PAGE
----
Under Review: On the Right Track: From Olympic Downfall to Finding Forgiveness and the Strength to Overcome and Succeed by Marion Jones (2010, Howard Books, 213 pages)
As we’ve seen in previous Reviews of Self-Help Books by Professional Athletes, the psyches of top-flight, multi-millionaire athletes can and will be woolly, untamed jungles of boundless mystery.
We usually only see their improvised and raw reactions on live TV, but even when these athletes sit down with an editor and probably a ghostwriter and all the time in the world, they still produce work that feels like a painful conversation with an acquaintance who simply does not share the same mental frequencies. (I mean, imagine the mighty waterfalls of sheer self-esteem that must course through individuals who see themselves as qualified to write a book detailing how to be good at life.)
But no athlete manages to be so bizarrely eerie about delivering their tips for success than Marion Jones. The details of her life simply do not align into any sensible pattern. Her 2010 book On the Right Track is a Freudian smorgasbord without a Rosetta Stone for proper decoding.
The career of Marion Jones is practically a Greek myth, a wild swing of airy heights and harrowing lows. As a college freshman in 1994 at the University of North Carolina, she was a major contributor to the national champion women’s basketball team. By 2000 she had turned her focus to track-and-field and compiled one of the greatest Olympic performances of all-time, winning three gold medals and five total at the Sydney Games, including a Usain Bolt-esque domination of the sprinting events. In 2010, as a mother of three, she joined the Tulsa Shock of the WNBA, as a 34-year-old rookie. These are the highs—Jones switching leagues at the highest level of women’s sports with the ease of the less-talented among us changing our socks.
All of these events just kind of slide by in the background of On the Right Track. Because Jones will always be defined by her lows which are too crazy and plentiful to ignore.
Around the time of her fabled Sydney performance, Marion Jones took banned performance-enhancing substances. This much is definitively known. To nail down any other details is to delve into a seedy underbelly of he-said/she-said claims from people like Jones, once-imprisoned steroid don Victor Conte, and Jones’ ex-boyfriend Tim Montgomery. (At one time Montgomery held the world record for the 100 meter sprint, but had that record stripped because of his own consumption of illegal substances, and he just got out of prison for, um—this is real—dealing heroin.) The difference between the two stories is that Jones insists that she was unknowingly slipped the illegal supplements amongst all her above-board vitamins, while Conte and Montgomery insist that she most certainly and knowingly injected herself.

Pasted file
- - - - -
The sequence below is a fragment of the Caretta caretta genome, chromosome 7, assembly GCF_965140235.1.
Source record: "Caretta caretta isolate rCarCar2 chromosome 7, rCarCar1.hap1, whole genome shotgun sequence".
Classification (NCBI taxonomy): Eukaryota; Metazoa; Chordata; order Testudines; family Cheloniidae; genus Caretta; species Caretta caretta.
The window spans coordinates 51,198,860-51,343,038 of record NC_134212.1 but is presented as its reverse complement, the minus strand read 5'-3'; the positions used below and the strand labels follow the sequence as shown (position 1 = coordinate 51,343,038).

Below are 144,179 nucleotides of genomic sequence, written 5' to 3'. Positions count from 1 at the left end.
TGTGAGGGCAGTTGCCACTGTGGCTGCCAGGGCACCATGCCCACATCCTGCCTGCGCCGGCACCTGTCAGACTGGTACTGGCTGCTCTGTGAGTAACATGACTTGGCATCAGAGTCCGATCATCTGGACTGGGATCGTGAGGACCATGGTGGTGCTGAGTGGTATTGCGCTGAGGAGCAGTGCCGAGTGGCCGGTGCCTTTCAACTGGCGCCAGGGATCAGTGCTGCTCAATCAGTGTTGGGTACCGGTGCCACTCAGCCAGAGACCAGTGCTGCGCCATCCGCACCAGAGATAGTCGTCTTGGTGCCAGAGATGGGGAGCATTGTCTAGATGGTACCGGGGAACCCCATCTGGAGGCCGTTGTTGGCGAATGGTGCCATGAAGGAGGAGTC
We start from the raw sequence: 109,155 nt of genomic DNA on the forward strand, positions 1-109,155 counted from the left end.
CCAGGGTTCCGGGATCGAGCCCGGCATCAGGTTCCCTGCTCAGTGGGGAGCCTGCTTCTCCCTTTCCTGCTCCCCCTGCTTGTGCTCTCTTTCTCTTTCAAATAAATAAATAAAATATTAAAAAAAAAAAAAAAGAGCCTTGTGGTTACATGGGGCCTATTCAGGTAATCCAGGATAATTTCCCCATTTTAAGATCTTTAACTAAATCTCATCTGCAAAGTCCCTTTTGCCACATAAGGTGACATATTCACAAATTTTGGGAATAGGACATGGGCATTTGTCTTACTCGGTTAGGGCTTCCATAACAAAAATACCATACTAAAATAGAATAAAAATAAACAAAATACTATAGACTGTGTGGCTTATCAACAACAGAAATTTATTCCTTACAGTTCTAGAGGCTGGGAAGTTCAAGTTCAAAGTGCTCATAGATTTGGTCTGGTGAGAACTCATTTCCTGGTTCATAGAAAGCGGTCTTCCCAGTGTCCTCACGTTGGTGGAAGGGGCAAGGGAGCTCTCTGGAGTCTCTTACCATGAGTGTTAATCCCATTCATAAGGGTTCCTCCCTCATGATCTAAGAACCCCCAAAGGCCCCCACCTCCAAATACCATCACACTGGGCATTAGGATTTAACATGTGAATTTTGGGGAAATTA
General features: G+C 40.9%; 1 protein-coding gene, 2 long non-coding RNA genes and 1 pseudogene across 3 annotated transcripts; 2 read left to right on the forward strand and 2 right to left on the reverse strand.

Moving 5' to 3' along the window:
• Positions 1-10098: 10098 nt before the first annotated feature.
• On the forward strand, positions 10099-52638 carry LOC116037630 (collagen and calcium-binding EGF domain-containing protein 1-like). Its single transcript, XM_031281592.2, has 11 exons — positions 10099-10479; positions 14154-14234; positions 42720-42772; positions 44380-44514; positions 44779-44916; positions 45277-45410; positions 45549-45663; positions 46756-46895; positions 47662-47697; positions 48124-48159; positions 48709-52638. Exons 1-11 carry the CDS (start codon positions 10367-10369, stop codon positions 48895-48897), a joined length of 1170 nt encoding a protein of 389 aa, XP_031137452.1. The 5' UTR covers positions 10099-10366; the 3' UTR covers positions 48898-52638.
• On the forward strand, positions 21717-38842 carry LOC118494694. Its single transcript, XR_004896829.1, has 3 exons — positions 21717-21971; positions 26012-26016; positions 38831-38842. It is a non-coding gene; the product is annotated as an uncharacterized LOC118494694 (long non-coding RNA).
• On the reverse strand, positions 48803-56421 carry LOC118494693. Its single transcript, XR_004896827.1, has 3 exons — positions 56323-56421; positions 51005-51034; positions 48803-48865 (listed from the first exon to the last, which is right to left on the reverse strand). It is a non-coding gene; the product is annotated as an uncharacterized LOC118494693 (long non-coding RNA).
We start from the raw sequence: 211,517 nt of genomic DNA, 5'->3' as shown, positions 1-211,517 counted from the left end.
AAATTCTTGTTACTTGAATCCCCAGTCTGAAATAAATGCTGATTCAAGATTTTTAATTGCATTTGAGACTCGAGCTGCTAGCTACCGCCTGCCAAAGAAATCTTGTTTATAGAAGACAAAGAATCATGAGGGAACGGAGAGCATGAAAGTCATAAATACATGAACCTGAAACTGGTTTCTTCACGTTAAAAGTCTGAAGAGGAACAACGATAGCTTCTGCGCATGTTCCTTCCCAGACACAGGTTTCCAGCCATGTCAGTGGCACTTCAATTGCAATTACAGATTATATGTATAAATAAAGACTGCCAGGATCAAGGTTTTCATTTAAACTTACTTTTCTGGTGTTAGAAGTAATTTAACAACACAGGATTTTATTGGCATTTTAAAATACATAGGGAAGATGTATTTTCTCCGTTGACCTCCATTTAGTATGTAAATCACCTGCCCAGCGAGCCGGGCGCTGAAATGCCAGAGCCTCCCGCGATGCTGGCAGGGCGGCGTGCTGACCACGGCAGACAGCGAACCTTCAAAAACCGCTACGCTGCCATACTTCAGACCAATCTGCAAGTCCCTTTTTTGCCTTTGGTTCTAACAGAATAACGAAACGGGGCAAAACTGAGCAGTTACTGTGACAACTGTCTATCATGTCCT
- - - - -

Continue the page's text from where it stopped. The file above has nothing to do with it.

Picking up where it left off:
Well, okay, whatever. This dimension to Jones’ story actually almost doesn’t matter. Lore-drenched sports like baseball and the Olympics have always had a strong, anxiety-stricken reaction to PEDs, their governing bodies and fans growing new ulcers with each new allegation, topped with a probably-unnecessary layer of strong moral condemnation. (Modern machines like basketball and football deal illegally-enhanced players suspensions, then they serve their suspension, and then they return to play, all with very little hand-wringing—which may or may not be the best approach to PEDs but is at least far less tiresome.)
It was the attempted preservation of fabled Olympic lore that made Conte’s San Francisco-based steroid ring a federal case, prompting investigators to interview Jones who subsequently lied under oath. So in addition being stripped of her five medals by the International Olympic Committee—taking medals back from cheating athletes is basically part of the tradition of the Games at this point—Jones was also sentenced to six months in prison.
Jones only received a prison sentence not because she juiced but because she lied about juicing. To be very specific about her own interpretation of how she landed in jail: she sacrificed her freedom for claiming she did not recognize a vial of tetrahydrogestrinone (a.k.a. “the clear,” as in “clear urine test”) that she in fact did recognize and had even ingested, but supposedly ingested without knowing that the substance was tetrahydrogestrinone and thus illegal to ingest, attributing her ingestion of illegal substances on boyfriends who broke her trust by sneakily giving her illegal substances, even though she nonetheless ingested substances she received from noted substance-peddling boyfriends without even once inquiring about the highly likely shadiness of said substances when they were handed to her.